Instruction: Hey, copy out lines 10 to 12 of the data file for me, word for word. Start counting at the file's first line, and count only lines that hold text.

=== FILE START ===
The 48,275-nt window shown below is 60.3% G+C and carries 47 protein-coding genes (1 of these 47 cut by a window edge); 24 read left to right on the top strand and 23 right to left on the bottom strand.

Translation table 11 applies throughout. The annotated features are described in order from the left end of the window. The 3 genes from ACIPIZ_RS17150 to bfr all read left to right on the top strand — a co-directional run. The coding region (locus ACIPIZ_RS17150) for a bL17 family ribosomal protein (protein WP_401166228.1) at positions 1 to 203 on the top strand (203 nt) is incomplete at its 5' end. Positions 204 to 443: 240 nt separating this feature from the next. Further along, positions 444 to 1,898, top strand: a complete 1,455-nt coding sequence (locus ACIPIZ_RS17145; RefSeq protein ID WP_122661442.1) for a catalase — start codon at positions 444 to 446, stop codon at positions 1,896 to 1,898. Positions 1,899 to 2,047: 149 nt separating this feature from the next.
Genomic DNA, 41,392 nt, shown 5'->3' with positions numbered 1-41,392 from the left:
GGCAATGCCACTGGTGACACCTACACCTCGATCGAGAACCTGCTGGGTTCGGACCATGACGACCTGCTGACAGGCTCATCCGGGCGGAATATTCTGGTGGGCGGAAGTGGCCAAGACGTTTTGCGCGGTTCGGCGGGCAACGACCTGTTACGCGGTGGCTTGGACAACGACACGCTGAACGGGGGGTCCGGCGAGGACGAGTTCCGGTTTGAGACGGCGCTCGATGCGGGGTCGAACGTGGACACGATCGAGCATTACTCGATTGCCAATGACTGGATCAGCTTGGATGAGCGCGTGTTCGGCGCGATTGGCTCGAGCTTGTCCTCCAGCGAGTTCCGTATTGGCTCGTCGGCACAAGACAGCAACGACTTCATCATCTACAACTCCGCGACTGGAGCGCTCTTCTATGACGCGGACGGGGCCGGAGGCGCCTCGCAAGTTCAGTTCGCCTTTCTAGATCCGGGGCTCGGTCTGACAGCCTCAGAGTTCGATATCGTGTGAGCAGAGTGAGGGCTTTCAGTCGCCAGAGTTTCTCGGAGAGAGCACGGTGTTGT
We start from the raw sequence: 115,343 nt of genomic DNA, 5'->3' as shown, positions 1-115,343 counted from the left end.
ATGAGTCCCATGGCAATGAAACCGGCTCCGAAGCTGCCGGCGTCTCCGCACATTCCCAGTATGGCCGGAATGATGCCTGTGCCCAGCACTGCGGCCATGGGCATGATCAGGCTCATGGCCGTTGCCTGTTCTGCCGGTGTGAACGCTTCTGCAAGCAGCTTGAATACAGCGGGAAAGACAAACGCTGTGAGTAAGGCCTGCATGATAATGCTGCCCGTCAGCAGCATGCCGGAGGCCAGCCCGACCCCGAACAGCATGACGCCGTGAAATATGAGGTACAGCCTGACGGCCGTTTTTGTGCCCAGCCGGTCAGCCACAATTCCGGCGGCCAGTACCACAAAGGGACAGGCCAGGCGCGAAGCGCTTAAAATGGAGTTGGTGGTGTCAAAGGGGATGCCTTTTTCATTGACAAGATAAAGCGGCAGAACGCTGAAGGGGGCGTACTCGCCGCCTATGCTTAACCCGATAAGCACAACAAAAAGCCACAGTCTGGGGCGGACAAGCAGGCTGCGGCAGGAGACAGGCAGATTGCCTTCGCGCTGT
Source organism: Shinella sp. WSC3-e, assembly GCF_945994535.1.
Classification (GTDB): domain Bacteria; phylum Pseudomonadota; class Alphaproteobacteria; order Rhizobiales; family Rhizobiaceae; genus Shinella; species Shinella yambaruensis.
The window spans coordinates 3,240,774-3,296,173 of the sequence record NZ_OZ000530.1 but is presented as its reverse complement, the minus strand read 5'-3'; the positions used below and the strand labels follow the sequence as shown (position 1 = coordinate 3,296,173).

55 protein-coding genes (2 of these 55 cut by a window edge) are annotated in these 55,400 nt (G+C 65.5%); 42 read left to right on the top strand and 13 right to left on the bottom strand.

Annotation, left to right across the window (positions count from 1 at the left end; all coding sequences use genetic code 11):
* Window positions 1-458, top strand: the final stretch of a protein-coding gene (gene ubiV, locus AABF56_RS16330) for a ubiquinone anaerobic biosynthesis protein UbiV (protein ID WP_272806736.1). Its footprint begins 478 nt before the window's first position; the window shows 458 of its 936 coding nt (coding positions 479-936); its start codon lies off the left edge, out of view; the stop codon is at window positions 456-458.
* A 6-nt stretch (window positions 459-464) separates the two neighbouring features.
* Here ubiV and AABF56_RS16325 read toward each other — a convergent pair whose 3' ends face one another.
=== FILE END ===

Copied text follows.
55 protein-coding genes (2 of these 55 cut by a window edge) are annotated in these 55,400 nt (G+C 65.5%); 42 read left to right on the top strand and 13 right to left on the bottom strand.

Annotation, left to right across the window (positions count from 1 at the left end; all coding sequences use genetic code 11):
* Window positions 1-458, top strand: the final stretch of a protein-coding gene (gene ubiV, locus AABF56_RS16330) for a ubiquinone anaerobic biosynthesis protein UbiV (protein ID WP_272806736.1). Its footprint begins 478 nt before the window's first position; the window shows 458 of its 936 coding nt (coding positions 479-936); its start codon lies off the left edge, out of view; the stop codon is at window positions 456-458.